BIPOC Educators Scholarship

Funded by
Julia Parzyck
Learn more about the Donor
$1,000
1 winner
Awarded
Winner
1
Finalists
7
Application Deadline
Apr 1, 2021
Winners Announced
Apr 23, 2021
Education Level
Any
Recent Bold.org scholarship winners

Educators are vital to the success of upcoming generations and the progression of the human race. 

In all sectors, educators are needed to foster an inclusive environment for students both young and old that also manifests a deep love for learning, lasting throughout their lifetime. 

In public school education, the educator workforce is staggeringly homogenous, as 82 percent of teachers in that sector are white, even though the student distribution within public schools nationally is almost an even split between white students and minority students

It’s essential for educators to have backgrounds often left out of the history books to truly unravel the multiple complexities present in all sectors of our world today and to break apart many of the systemic barriers seen in communities of color. 

To support the needs of educators who want to fight for a more equitable tomorrow for their students and the world, the BIPOC Educators Scholarship exists and will support one ambitious education major in their studies to become an educator for the future. All BIPOC students who are pursuing or are interested in pursuing a major in education are eligible.

To apply, please write about the time when you realized education would be the right path for your career and why you are passionate about educating future generations.

Diversity and Inclusion
Selection Criteria:
Essay, Driven, Selfless, Ambition, Impact
$1,000
1 winner
Awarded
Winner
1
Finalists
7
Application Deadline
Apr 1, 2021
Winners Announced
Apr 23, 2021
Education Level
Any
Recent Bold.org scholarship winners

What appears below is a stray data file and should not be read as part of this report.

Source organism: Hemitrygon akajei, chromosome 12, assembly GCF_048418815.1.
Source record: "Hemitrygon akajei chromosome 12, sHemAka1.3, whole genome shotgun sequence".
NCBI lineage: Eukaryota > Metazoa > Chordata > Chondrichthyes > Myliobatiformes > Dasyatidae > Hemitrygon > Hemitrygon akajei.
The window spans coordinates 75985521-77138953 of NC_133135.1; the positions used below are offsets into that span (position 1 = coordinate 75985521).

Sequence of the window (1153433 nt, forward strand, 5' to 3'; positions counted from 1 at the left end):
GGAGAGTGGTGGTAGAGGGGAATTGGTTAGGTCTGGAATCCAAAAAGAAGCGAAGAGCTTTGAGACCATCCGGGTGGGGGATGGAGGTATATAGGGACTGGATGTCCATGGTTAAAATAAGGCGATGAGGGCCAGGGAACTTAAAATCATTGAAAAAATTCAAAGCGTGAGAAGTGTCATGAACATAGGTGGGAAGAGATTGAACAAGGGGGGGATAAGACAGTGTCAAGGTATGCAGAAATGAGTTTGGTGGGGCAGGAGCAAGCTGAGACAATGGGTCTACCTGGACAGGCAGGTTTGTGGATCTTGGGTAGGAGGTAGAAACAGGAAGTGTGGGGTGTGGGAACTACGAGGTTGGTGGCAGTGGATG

Essay Topic

Please tell us about a time when you realized education would be the right path for your career.

200–500 words

Winning Application

Uyioghosa Ebomoyi
DePaul UniversityOak Lawn, IL
I’ve worked with at-risk children for the past seven years because I felt called to do so. When I was very young, I was pulled out of class frequently to receive special attention. I was learning at a slower rate than most kids which warranted the attention of learning specialists and counselors. I didn’t know it at the time, but I had A.D.D. (Attention Deficit Disorder). I was officially diagnosed with the condition when I was 17 years old. Throughout my adolescence, I was very humbled by my academic experiences, but things started to change as I got older. In my junior year of college, I came across the field of Neuroscience through a tutoring job at Firman Community Services. When I first learned about it, I discovered an abundance of useful information that I applied in my own life. This altered my lifestyle significantly, and as I changed, so did my circumstances. I began to lead study groups, lend out my notes and assist with lecturing for some college courses. As all this was happening, I started to think that maybe there was a reason I started with such humble beginnings. With the tutoring jobs I’ve had over the years, I connected well with underachieving students because I dealt with this issue for most of my life. Over time, I developed an inner sense of purpose and concluded that the insight I derived from my obstacle could be used to help those who struggle with similar issues. While I was working at a company known as By The Hand Club For Kids, there was a child who told their mother that I made a difference in their life and that I changed the way they saw education. When I found out that’s what the child said about me, I realized that education would be the best path for me. It’s my personal goal to have children say that I made learning fun for them and that I made a difference in their lives. Unfortunately, two things that have affected my financial stability are my dad’s illness and the pandemic. I wasn’t able to work for several months because of the pandemic and my dad’s illness took a toll on my finances and well-being. These two situations resulted in a considerable loss of income which has placed a financial burden on me. I’m very close to completing all of the requisite courses for my degree, however, I’m not sure how I’m going to pay for the remaining courses I need to graduate. I don’t want this obstacle to prevent me from finishing my program. To conclude, I feel as if my passion and work ethic are reflected in the straight-A average I’ve maintained since I first began my graduate studies. If I were to receive this scholarship, it would assist me in getting a few steps closer to obtaining my teacher’s license so I can serve in marginalized communities.

FAQ

When is the scholarship application deadline?

The application deadline is Apr 1, 2021. Winners will be announced on Apr 23, 2021.

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